We have two very different stories about the progress of cancer therapy this morning. We’ll start with the good part: the American Cancer Society says that death rates from the disease in the US dropped in the 2016-2017 period by their largest recorded percentage. This is unequivocally good news, and is attributed to advances in treatment – specifically, the advent of immunotherapies and of various targeted agents for lung and skin cancer. It may come as a surprise to some, but these death rates have actually been falling since the early 1990s at about 1.5% a year, a good part of which can be attributed to the decline in smoking. But the 2016-2017 decline bumped up to 2.2%, which has never been seen before. (There are some interesting conclusions to be drawn from the incidence and mortality figures considered separately; that’ll be the subject of a whole separate post).
When I talk to folks outside the research field, for several years now I’ve been saying that the oncology treatment landscape really has been changing. That has been clear to those of us on the inside, and here are the numbers to prove it. People are walking around today – going to work, watching their children grow up, making reservations for dinner with their spouses and friends – who would have been dead ten years ago with the same diagnoses. I believe that the data will continue to show this effect going forward, because we’re still making progress. It’s an interesting question whether the 2.2% decline represents a “bow shock” of new therapies hitting a large population for the first time, and perhaps we’ll be able to distinguish that in the coming years.
Now, though, we turn from the real-world results to the world of big talk. I wrote here three years ago about Patrick Soon-Shiong and his talk of his “Cancer Moonshot 2020” that he began publicizing in 2016. The phrase “covered in heaps of glittery hype” showed up in that post, among other unkind phrases, so now that it’s 2020 already, perhaps it’s time for a look at how things are going. Not well.
Four years later, independent medical researchers say they’ve heard virtual radio silence from Soon-Shiong’s initiative. And a review by STAT of clinical trial listings, research presentations, and press releases suggests the effort has fallen far short of its major goals. . .The initiative’s website went dark this past spring, and its social media accounts haven’t been active in nearly three years. Its original Twitter account — abandoned after the initiative changed its name in 2017 — is now littered with dozens of posts promoting free Amazon gift cards.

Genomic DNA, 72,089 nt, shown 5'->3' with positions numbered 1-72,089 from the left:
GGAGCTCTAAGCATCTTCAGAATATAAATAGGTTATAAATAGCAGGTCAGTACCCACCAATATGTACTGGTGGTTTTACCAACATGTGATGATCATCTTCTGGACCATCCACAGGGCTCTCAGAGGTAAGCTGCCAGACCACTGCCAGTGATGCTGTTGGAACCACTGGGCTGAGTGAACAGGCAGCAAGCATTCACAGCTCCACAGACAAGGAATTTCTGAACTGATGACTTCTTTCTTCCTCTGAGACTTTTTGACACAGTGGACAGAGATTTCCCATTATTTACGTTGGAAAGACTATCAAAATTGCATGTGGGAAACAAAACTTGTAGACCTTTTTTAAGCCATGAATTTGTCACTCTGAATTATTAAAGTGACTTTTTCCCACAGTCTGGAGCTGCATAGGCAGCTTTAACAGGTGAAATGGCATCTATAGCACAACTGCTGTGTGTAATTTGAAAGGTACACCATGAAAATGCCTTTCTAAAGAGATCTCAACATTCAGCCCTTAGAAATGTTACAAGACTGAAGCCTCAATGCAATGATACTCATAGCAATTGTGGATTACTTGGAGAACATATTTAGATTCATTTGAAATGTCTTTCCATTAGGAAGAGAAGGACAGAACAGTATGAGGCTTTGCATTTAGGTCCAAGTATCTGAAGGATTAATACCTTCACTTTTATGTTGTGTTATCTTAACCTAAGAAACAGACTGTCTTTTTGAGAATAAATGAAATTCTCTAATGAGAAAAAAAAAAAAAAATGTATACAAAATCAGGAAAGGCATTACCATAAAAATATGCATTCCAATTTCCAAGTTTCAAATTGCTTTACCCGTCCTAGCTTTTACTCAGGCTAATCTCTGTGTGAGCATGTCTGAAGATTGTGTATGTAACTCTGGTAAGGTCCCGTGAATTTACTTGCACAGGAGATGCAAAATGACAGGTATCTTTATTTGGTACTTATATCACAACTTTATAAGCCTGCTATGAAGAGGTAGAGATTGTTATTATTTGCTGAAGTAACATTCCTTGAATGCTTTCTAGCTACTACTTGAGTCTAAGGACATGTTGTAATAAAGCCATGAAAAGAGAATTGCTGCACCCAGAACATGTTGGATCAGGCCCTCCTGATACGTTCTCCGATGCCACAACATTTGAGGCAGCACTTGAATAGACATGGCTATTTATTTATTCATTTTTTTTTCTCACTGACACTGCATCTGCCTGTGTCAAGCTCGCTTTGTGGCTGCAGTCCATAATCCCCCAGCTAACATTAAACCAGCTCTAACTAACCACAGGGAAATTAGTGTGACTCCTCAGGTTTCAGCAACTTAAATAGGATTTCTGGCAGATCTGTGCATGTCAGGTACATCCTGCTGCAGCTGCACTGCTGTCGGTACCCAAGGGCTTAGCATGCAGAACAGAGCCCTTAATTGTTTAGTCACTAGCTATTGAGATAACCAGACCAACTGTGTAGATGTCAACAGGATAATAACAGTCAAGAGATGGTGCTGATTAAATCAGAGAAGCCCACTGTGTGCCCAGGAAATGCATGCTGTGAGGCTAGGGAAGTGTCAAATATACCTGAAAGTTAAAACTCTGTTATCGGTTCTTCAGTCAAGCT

That whole Stat post is well worth a read. I especially liked the part where its author, Rebecca Robins, contacted 17 of the people who were quoted in the original 2016 press release showering praise on the whole idea, and found that none of them seemed to be available for comment. That tends to happen with these things – longtime observers may remember FDA commissioner Andy Eschenbach talking in 2003 about “eliminating death and suffering” from cancer by 2015, and people didn’t return calls about that one, either. It’s not just cancer, either: in 2013, then-Prime Minister David Cameron was talking about a cure for Alzheimer’s by 2025, and good luck getting him to go on the record about it these days.
This kind of high-level hand-waving about major medical problems that just has to be recognized, avoided, and discounted when it shows up. I’m all for ambitious goals – honestly, you should see the sorts of things I’ve been working on over the last ten years – but what I support is getting to work on them, not holding press conferences where you discuss how great your press release is. And how great a person you are for telling everyone about it. Clapping your hands and wishing for great results doesn’t get you very far – use your hands instead to put on a lab coat and pick up a flask or an Eppendorf vial. Use the time you’d spend coming up with a spiffy acronym and read the damned literature instead. Try to think up some useful experiments; that’s a lot better use of your brainpower than designing a logo for your initiative’s glossy web site.
In other words: the people who spend lots of effort telling you about the great things they’re going to do usually get lapped by the people who are actually working on the problems. How much of that drop in the cancer death rate is due to Patrick Soon-Shiong?